Philanthropy, much as with other things today, has stepped on the accelerator in terms of becoming a global phenomenon. The amount of charitable donations going overseas and to US-based international programs has doubled since 2003, according to the Foundation Center. The rise of philanthropy among the world’s wealthiest in the most recent Forbes survey of the top philanthropists now includes individuals from India (Azim Premji), Mexico (Carlos Slim), China (Li Ka-shing), Germany (Dietmar Hopp and Klaus Tschira), and Switzerland (Steven Schmidheiny). This is yet another example of the global nature of philanthropy now.
It is no coincidence that the rise of global philanthropy mirrors the growth of the millennial generation. Millennials are more connected, cognizant, and committed to tackling society’s ongoing challenges of a global scope than any generation before them. Technology and social media certainly facilitates the increase in connectedness and knowledge – and millennials have grown up in an age where the Internet has always existed. Now there are the tools to not only know what’s going on but know who else is passionate about global issues of the environment, poverty, global health, and education at a speed and on a scale that wasn’t previously achievable. The knowledge and connections spanning the globe – through study abroad trips in college, volunteering for a short-term stint in a developing country, or backpacking the world in a gap year, have led to higher levels of knowledge about the world, but more importantly a higher commitment to solve challenges in today’s world. Philanthropy increasingly reflects this changing worldview as well, with more and more young people volunteering and making charitable donations.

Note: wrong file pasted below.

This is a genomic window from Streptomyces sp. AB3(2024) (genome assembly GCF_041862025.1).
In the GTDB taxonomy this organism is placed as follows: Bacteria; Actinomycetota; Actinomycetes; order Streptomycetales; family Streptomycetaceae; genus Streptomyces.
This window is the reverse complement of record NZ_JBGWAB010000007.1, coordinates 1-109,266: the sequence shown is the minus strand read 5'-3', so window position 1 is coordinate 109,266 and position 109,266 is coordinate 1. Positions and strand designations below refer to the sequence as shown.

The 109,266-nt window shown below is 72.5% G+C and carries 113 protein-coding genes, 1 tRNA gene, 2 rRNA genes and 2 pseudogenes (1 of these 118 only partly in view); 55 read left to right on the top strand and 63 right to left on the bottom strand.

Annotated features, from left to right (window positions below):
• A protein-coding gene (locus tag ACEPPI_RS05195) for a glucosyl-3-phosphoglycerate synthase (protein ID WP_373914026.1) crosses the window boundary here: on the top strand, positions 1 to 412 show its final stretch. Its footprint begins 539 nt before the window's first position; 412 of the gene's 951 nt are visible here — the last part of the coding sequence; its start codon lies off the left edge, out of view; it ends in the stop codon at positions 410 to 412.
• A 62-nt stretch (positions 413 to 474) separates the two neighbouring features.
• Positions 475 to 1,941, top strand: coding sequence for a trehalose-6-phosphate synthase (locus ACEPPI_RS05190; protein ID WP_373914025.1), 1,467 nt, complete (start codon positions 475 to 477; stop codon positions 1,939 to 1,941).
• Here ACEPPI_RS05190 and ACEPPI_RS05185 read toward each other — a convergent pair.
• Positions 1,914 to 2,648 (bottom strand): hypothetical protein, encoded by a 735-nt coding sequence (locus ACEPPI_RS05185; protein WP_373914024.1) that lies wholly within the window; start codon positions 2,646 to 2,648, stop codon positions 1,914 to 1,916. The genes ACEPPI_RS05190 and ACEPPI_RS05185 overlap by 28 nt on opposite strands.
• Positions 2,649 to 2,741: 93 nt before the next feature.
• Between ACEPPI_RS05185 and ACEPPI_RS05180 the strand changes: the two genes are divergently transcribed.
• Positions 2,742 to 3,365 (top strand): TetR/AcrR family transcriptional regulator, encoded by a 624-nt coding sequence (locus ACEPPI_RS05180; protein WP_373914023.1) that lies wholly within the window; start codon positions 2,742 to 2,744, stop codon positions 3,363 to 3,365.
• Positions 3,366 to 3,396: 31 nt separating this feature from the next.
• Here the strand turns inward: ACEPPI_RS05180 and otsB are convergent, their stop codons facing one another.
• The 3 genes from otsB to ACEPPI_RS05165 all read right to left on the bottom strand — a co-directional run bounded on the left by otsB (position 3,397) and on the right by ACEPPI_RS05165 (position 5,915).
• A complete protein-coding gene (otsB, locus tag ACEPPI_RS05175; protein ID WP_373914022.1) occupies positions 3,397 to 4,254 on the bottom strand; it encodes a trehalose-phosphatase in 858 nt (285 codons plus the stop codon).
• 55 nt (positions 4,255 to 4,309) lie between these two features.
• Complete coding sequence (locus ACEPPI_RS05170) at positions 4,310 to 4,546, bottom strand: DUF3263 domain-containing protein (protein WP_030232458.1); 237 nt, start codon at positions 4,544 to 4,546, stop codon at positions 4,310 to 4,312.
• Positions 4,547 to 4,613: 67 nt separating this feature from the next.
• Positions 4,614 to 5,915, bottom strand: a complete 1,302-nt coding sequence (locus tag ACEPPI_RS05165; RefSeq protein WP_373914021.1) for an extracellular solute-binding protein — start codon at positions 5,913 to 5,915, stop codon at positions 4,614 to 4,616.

Global philanthropy is no longer only writing a check or making a grant and sitting back to wait for the results–it is becoming much more involved than that. Global philanthropy is drawing from the best of the sectors, and collaborating to find solutions. Social stock markets, social impact bonds, and other hybrid solutions drawing from each of the three sectors demonstrate the merging, melding, and blurring of the business, government and nonprofit sectors. It isn’t so much about which sector or industry is responsible for solutions anymore, it is recognizing that any one cannot achieve success alone, and that it requires networks of committed citizens across the sectors to work together to develop solutions. Bridging the gaps and increasing philanthropy’s impact by breaking down traditional barriers of class, race, sector, and wealth are a work in progress, as are the development of new forms of philanthropy. Each country and culture affects philanthropy, and we all have much to learn from one another as we form our respective ethos of philanthropy.
The Council on Foundations is committed to developing the next generation of philanthropic leaders and preparing them to take on positions of increasing leadership in the philanthropic sector. Whether through the Career Pathways program, the Next Generation Task Force, or through publications like Trading Power, the Council recognizes and values the development of new leadership in the philanthropic sector. Working with the Council are groups including 21/64, Emerging Practitioners in Philanthropy, Resource Generation, and others are working together with under-40 philanthropic leaders around the world to make a difference. We are also working alongside groups in Brazil, Mexico, and China as they develop the next generation of philanthropic leaders in their respective country. Global philanthropy has tremendous potential for social change in the coming years, as philanthropy raises new leaders to increase collaboration across philanthropy, across borders, and across sectors.
The philanthropic sector, at a young 100 years old, stands to grow tremendously in the second 100 years through new ways of communication, collaboration, and cooperation. By building trust, sharing knowledge, developing relationships, and strengthening the collective vision toward shared goals for a better society tomorrow, together this generation can extend philanthropy’s impact in pursuit of a better future, for all of us.
Andrew Ho is manager of global philanthropy for the Council on Foundations. This post first appeared on the blog Social Citizens.